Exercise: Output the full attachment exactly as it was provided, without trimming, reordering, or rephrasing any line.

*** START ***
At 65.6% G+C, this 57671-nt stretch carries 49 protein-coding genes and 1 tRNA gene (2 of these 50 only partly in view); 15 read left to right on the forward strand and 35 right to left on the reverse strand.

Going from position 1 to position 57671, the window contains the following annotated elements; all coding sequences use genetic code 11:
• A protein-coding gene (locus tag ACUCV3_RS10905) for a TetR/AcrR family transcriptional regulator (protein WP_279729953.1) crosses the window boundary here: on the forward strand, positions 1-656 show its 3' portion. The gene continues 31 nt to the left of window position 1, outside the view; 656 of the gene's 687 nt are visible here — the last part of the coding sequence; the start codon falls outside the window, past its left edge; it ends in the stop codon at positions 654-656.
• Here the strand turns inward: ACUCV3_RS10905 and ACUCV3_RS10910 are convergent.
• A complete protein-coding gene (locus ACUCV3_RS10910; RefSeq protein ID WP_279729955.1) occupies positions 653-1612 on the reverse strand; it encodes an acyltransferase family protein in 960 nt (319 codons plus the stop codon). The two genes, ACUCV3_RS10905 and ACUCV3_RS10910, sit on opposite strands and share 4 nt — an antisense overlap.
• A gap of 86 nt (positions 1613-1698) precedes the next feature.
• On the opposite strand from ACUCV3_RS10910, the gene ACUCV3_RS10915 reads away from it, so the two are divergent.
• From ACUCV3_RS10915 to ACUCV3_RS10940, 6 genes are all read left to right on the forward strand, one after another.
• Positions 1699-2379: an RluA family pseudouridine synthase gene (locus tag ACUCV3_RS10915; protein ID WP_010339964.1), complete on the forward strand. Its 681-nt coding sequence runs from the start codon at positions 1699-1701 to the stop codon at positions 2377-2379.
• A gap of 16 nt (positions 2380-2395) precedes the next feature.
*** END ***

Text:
At 65.6% G+C, this 57671-nt stretch carries 49 protein-coding genes and 1 tRNA gene (2 of these 50 only partly in view); 15 read left to right on the forward strand and 35 right to left on the reverse strand.

Going from position 1 to position 57671, the window contains the following annotated elements; all coding sequences use genetic code 11:
• A protein-coding gene (locus tag ACUCV3_RS10905) for a TetR/AcrR family transcriptional regulator (protein WP_279729953.1) crosses the window boundary here: on the forward strand, positions 1-656 show its 3' portion. The gene continues 31 nt to the left of window position 1, outside the view; 656 of the gene's 687 nt are visible here — the last part of the coding sequence; the start codon falls outside the window, past its left edge; it ends in the stop codon at positions 654-656.
• Here the strand turns inward: ACUCV3_RS10905 and ACUCV3_RS10910 are convergent.
• A complete protein-coding gene (locus ACUCV3_RS10910; RefSeq protein ID WP_279729955.1) occupies positions 653-1612 on the reverse strand; it encodes an acyltransferase family protein in 960 nt (319 codons plus the stop codon). The two genes, ACUCV3_RS10905 and ACUCV3_RS10910, sit on opposite strands and share 4 nt — an antisense overlap.
• A gap of 86 nt (positions 1613-1698) precedes the next feature.
• On the opposite strand from ACUCV3_RS10910, the gene ACUCV3_RS10915 reads away from it, so the two are divergent.
• From ACUCV3_RS10915 to ACUCV3_RS10940, 6 genes are all read left to right on the forward strand, one after another.
• Positions 1699-2379: an RluA family pseudouridine synthase gene (locus tag ACUCV3_RS10915; protein ID WP_010339964.1), complete on the forward strand. Its 681-nt coding sequence runs from the start codon at positions 1699-1701 to the stop codon at positions 2377-2379.
• A gap of 16 nt (positions 2380-2395) precedes the next feature.